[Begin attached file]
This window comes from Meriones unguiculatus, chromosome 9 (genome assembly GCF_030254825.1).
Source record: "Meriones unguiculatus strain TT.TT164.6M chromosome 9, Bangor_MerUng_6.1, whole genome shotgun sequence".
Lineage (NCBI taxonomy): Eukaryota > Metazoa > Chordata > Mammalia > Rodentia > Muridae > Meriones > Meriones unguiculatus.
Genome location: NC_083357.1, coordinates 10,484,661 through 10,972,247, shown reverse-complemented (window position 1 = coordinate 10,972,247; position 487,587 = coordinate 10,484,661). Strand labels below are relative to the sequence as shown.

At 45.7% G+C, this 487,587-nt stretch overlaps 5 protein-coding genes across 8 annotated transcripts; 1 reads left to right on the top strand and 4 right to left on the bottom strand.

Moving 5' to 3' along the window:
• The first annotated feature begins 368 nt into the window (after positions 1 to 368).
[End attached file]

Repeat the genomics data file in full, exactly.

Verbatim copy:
This window comes from Meriones unguiculatus, chromosome 9 (genome assembly GCF_030254825.1).
Source record: "Meriones unguiculatus strain TT.TT164.6M chromosome 9, Bangor_MerUng_6.1, whole genome shotgun sequence".
Lineage (NCBI taxonomy): Eukaryota > Metazoa > Chordata > Mammalia > Rodentia > Muridae > Meriones > Meriones unguiculatus.
Genome location: NC_083357.1, coordinates 10,484,661 through 10,972,247, shown reverse-complemented (window position 1 = coordinate 10,972,247; position 487,587 = coordinate 10,484,661). Strand labels below are relative to the sequence as shown.

At 45.7% G+C, this 487,587-nt stretch overlaps 5 protein-coding genes across 8 annotated transcripts; 1 reads left to right on the top strand and 4 right to left on the bottom strand.

Moving 5' to 3' along the window:
• The first annotated feature begins 368 nt into the window (after positions 1 to 368).